He said that while early voting turnout still favors registered Democrats in North Carolina, Republicans have cut that gap by 100,000 votes from 2008 numbers.
"North Carolina continues to move further and further from (Obama), as evidenced that they have not had the president down there since he left the convention," Beeson said, referring to the Democratic National Convention in Charlotte.
-- Tim Funk and Andrew Dunn
Republican presidential candidate Mitt Romney's campaign team said on a conference call with reporters Wednesday that North Carolina is drifting away from President Barack Obama.
"This is one that I get a kick out of that I"m still talking about," political director Rich Beeson said while going through a list of the campaign's thoughts on battleground states.
He said that while early voting turnout still favors registered Democrats in North Carolina, Republicans have cut that gap by 100,000 votes from 2008 numbers.
"North Carolina continues to move further and further from him, as evidenced that they have not had the president down there since he left the convention," Beeson said, referring to the Democratic National Convention in Charlotte.
Obama's campaign would not say Monday whether Obama would make another appearance in North Carolina, but said they felt the state was still very much in play.
Public Policy Polling had the candidates tied at 49 percent on Wednesday. A WRAL poll Tuesday had Romney ahead 50-45.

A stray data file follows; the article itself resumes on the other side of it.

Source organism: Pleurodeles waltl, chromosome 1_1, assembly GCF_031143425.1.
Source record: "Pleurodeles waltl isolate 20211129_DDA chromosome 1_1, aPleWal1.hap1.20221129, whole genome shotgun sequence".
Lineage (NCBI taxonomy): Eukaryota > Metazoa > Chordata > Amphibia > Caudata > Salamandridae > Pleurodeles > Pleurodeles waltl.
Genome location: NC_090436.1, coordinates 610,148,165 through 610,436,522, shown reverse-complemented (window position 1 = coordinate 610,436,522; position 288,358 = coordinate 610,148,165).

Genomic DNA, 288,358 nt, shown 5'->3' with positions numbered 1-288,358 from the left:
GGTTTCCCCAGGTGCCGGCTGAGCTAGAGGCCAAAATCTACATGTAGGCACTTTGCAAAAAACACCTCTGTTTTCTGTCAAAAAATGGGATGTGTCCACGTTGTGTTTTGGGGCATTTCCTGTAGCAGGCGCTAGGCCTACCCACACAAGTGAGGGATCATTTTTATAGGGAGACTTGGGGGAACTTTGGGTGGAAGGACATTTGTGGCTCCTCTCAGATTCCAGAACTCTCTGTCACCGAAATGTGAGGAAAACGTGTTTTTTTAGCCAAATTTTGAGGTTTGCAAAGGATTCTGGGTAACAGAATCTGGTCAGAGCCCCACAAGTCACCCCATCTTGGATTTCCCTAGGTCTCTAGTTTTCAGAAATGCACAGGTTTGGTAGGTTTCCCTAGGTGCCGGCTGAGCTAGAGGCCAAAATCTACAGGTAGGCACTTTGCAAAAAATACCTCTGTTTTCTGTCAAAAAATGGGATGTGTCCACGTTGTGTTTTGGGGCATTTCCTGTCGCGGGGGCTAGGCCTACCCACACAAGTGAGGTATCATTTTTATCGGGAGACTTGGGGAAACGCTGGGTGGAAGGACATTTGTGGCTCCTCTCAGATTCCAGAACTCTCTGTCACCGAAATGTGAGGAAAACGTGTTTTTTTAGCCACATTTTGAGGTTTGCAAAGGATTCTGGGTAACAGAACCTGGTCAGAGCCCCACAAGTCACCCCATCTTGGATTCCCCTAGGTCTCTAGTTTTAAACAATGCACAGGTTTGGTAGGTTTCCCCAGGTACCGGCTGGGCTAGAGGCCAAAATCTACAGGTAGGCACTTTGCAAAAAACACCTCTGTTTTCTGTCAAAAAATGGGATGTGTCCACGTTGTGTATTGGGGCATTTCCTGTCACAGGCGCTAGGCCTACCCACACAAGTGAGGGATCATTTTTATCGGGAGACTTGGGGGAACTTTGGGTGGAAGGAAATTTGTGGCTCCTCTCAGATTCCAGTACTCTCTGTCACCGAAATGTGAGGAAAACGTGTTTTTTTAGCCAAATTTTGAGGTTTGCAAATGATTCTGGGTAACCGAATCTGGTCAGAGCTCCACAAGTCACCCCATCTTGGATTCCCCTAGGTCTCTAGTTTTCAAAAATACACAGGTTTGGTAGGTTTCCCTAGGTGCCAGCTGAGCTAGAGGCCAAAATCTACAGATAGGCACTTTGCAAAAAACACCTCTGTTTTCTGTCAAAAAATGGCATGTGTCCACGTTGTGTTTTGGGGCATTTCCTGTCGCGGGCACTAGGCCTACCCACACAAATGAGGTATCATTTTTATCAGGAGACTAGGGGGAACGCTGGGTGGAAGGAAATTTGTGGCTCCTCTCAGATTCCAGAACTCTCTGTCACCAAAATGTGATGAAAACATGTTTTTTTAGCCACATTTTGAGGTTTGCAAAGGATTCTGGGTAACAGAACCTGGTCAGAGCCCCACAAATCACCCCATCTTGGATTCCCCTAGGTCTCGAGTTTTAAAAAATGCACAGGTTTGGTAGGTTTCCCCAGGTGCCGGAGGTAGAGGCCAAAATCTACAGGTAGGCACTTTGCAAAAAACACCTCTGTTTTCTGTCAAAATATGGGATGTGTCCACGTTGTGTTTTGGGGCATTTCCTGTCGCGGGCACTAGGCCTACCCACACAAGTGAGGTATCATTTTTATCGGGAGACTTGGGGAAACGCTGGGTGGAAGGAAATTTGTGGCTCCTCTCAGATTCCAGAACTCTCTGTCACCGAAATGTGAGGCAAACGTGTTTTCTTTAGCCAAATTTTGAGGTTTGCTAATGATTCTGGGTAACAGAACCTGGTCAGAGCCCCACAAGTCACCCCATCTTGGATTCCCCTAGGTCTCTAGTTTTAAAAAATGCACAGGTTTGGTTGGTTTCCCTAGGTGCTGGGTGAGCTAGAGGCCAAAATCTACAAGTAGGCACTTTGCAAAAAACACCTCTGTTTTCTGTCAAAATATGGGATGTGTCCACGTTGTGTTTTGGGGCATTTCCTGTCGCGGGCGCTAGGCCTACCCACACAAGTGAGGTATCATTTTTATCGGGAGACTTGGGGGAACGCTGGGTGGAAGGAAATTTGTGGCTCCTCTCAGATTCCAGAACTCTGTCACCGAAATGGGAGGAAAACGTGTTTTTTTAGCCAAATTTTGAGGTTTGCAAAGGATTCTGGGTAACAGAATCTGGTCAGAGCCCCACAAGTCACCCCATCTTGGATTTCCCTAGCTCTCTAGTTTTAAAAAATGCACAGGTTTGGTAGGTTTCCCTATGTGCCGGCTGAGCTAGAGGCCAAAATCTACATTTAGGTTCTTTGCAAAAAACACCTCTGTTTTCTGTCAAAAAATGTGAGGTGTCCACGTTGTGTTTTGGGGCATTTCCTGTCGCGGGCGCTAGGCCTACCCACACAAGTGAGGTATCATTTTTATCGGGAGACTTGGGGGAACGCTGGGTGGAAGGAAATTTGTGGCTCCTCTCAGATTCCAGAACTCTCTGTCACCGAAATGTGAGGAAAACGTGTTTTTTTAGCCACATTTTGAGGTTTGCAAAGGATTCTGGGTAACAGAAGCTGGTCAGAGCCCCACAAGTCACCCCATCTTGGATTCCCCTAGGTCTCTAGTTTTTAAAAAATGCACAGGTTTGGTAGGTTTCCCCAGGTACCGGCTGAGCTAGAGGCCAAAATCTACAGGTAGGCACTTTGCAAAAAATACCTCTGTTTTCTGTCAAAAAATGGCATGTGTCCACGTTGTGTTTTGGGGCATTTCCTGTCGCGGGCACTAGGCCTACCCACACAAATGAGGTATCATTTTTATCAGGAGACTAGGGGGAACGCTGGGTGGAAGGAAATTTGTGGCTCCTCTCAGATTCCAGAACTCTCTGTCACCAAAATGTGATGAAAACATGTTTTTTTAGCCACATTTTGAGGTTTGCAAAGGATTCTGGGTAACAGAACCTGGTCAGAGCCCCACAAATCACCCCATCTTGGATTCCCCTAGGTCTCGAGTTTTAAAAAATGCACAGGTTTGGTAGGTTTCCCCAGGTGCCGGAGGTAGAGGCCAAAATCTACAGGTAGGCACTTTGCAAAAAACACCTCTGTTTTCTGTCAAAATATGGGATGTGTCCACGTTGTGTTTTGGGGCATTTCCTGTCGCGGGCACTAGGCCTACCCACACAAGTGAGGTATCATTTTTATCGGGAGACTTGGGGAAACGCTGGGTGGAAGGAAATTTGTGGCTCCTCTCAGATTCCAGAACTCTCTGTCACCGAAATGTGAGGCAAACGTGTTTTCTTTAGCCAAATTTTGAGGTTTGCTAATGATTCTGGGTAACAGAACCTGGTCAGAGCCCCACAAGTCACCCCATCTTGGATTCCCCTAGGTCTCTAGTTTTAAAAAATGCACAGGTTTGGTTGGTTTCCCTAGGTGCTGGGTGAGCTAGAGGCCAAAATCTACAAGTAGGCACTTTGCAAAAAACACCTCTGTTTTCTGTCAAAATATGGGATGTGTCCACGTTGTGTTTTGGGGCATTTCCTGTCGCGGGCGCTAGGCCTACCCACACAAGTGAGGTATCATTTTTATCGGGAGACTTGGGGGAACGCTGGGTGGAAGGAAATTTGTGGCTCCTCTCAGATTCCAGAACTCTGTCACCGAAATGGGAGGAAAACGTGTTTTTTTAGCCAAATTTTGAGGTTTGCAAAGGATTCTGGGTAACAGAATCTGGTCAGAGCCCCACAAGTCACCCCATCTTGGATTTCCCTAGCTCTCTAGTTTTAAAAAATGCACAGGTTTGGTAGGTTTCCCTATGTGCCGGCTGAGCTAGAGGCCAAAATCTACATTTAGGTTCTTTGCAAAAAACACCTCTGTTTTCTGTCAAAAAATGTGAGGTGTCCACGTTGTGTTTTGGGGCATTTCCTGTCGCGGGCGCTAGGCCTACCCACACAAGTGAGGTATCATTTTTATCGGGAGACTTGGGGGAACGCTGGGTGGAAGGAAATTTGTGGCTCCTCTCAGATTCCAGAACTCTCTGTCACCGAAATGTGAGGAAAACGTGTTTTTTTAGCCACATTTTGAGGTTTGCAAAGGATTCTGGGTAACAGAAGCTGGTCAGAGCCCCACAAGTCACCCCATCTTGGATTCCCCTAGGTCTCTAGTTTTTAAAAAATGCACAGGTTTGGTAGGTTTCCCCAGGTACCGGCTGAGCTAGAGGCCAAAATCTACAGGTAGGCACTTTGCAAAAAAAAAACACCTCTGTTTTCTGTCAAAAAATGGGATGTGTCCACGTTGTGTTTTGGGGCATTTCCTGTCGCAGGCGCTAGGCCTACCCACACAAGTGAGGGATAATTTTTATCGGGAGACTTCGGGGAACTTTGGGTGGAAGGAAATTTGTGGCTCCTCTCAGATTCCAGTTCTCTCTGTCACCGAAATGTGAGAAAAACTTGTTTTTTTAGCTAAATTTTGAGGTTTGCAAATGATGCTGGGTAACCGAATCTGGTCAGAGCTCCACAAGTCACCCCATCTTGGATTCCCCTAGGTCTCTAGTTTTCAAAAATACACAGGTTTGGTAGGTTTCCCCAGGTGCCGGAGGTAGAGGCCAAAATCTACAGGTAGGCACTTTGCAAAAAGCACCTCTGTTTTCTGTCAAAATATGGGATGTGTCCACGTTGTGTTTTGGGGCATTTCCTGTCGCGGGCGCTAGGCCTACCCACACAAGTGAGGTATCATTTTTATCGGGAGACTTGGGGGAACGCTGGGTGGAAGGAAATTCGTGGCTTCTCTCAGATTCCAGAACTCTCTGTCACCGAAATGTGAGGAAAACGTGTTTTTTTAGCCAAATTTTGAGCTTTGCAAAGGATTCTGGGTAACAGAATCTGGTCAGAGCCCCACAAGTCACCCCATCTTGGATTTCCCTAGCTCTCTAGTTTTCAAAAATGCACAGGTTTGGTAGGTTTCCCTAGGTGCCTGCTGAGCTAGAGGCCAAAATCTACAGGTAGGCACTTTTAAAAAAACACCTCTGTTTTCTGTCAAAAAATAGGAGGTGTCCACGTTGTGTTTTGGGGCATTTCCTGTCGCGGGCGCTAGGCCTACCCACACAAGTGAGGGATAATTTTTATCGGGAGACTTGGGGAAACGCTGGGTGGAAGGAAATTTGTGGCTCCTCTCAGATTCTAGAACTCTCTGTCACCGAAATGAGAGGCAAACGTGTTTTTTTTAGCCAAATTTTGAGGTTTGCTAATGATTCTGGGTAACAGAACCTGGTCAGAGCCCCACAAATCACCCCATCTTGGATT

Tuesday, October 30, 2012
A survey released Tuesday by WRAL-TV found that, a week before Election Day, former Massachussets Gov. Mitt Romney leads President Barack Obama, 50 percent to 45 percent in North Carolina.
The Raleigh-Durham TV station's poll, conducted by SurveyUSA, comes on the heels of three other state polls -- released between last Thursday and Monday -- that said the presidential race in the Tar Heel State is neck-and-neck.
That was also the verdict in WRAL's last poll, from four weeks ago. But the one released Tuesday found that Romney had moved into a lead by eliminating Obama's advantage with female voters. They are now tied at 47 percent among women, the poll found.
Romney was ahead among independents and weathier voters, according to WRAL.
Favoring Obama: Young voters.
With early voting in the state underway, the WRAL survey found that Obama leads among people who have already voted (56 percent to 43 percent).
But those who said they plan to vote in Election Day favor Romney, 60 percent to 33 percent.
-- Tim Funk
Monday, October 29, 2012
Following the tweets @jimmorrill:
R Richard Hudson in #NC08 outraises D Larry Kissell 5-1 in first part of Oct. He got $90K from PACs, 3 x all of what Kissell raised. #NCPOL
Republican Robt. Pittenger in #NC09loaned his campaign $25K in Oct., otherwise outraised by Dem. Jennifer Roberts $76K to $66K. #NCPOL
The Obama campaign believes North Carolina is still in play and is increasing its television ad spending in the state, but would not say Monday whether President Barack Obama would make an appearance here before the election.
"We continue to believe on the ground we can win it," campaign manager Jim Messina said of North Carolina on a conference call with reporters Monday morning.